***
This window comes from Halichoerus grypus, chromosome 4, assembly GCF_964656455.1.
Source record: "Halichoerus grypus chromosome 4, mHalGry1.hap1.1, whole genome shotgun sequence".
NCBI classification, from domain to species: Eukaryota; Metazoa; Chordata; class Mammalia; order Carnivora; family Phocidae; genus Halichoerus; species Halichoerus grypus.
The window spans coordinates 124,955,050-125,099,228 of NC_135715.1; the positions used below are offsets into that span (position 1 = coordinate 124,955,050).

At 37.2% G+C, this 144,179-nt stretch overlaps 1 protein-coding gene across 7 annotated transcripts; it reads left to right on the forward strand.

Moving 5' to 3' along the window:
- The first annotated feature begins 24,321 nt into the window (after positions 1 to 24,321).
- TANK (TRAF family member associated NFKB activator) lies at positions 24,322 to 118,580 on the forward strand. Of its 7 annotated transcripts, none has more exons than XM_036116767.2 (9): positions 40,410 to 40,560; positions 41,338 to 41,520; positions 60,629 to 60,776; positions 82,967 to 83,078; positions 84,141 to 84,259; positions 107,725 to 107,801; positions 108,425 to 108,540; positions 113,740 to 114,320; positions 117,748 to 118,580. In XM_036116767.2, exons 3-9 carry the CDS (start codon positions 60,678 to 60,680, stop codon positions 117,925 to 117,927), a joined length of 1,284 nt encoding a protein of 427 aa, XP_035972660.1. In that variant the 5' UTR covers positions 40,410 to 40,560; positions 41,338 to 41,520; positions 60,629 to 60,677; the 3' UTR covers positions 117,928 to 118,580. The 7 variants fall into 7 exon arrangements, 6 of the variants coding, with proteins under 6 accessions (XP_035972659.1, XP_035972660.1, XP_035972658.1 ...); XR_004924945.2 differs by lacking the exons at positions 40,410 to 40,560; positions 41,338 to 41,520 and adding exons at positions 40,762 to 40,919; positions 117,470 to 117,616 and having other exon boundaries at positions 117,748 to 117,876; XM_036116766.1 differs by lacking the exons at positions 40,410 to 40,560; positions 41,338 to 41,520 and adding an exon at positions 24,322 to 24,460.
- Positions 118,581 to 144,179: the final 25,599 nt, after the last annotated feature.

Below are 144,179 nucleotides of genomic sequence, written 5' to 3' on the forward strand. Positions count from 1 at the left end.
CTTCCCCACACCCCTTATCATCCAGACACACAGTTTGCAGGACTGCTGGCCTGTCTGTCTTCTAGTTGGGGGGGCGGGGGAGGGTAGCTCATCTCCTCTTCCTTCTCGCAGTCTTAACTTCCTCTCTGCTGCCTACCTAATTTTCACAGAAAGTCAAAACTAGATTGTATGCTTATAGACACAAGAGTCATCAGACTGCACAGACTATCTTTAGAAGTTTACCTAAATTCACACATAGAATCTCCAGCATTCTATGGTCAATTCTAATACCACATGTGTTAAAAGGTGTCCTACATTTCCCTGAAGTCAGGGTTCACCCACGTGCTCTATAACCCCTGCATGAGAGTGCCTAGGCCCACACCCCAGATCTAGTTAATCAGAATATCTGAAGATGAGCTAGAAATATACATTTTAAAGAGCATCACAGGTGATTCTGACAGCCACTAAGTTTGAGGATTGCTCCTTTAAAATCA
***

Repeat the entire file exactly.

This window comes from Halichoerus grypus, chromosome 4, assembly GCF_964656455.1.
Source record: "Halichoerus grypus chromosome 4, mHalGry1.hap1.1, whole genome shotgun sequence".
NCBI classification, from domain to species: Eukaryota; Metazoa; Chordata; class Mammalia; order Carnivora; family Phocidae; genus Halichoerus; species Halichoerus grypus.
The window spans coordinates 124,955,050-125,099,228 of NC_135715.1; the positions used below are offsets into that span (position 1 = coordinate 124,955,050).

At 37.2% G+C, this 144,179-nt stretch overlaps 1 protein-coding gene across 7 annotated transcripts; it reads left to right on the forward strand.

Moving 5' to 3' along the window:
- The first annotated feature begins 24,321 nt into the window (after positions 1 to 24,321).
- TANK (TRAF family member associated NFKB activator) lies at positions 24,322 to 118,580 on the forward strand. Of its 7 annotated transcripts, none has more exons than XM_036116767.2 (9): positions 40,410 to 40,560; positions 41,338 to 41,520; positions 60,629 to 60,776; positions 82,967 to 83,078; positions 84,141 to 84,259; positions 107,725 to 107,801; positions 108,425 to 108,540; positions 113,740 to 114,320; positions 117,748 to 118,580. In XM_036116767.2, exons 3-9 carry the CDS (start codon positions 60,678 to 60,680, stop codon positions 117,925 to 117,927), a joined length of 1,284 nt encoding a protein of 427 aa, XP_035972660.1. In that variant the 5' UTR covers positions 40,410 to 40,560; positions 41,338 to 41,520; positions 60,629 to 60,677; the 3' UTR covers positions 117,928 to 118,580. The 7 variants fall into 7 exon arrangements, 6 of the variants coding, with proteins under 6 accessions (XP_035972659.1, XP_035972660.1, XP_035972658.1 ...); XR_004924945.2 differs by lacking the exons at positions 40,410 to 40,560; positions 41,338 to 41,520 and adding exons at positions 40,762 to 40,919; positions 117,470 to 117,616 and having other exon boundaries at positions 117,748 to 117,876; XM_036116766.1 differs by lacking the exons at positions 40,410 to 40,560; positions 41,338 to 41,520 and adding an exon at positions 24,322 to 24,460.
- Positions 118,581 to 144,179: the final 25,599 nt, after the last annotated feature.

Below are 144,179 nucleotides of genomic sequence, written 5' to 3' on the forward strand. Positions count from 1 at the left end.
CTTCCCCACACCCCTTATCATCCAGACACACAGTTTGCAGGACTGCTGGCCTGTCTGTCTTCTAGTTGGGGGGGCGGGGGAGGGTAGCTCATCTCCTCTTCCTTCTCGCAGTCTTAACTTCCTCTCTGCTGCCTACCTAATTTTCACAGAAAGTCAAAACTAGATTGTATGCTTATAGACACAAGAGTCATCAGACTGCACAGACTATCTTTAGAAGTTTACCTAAATTCACACATAGAATCTCCAGCATTCTATGGTCAATTCTAATACCACATGTGTTAAAAGGTGTCCTACATTTCCCTGAAGTCAGGGTTCACCCACGTGCTCTATAACCCCTGCATGAGAGTGCCTAGGCCCACACCCCAGATCTAGTTAATCAGAATATCTGAAGATGAGCTAGAAATATACATTTTAAAGAGCATCACAGGTGATTCTGACAGCCACTAAGTTTGAGGATTGCTCCTTTAAAATCA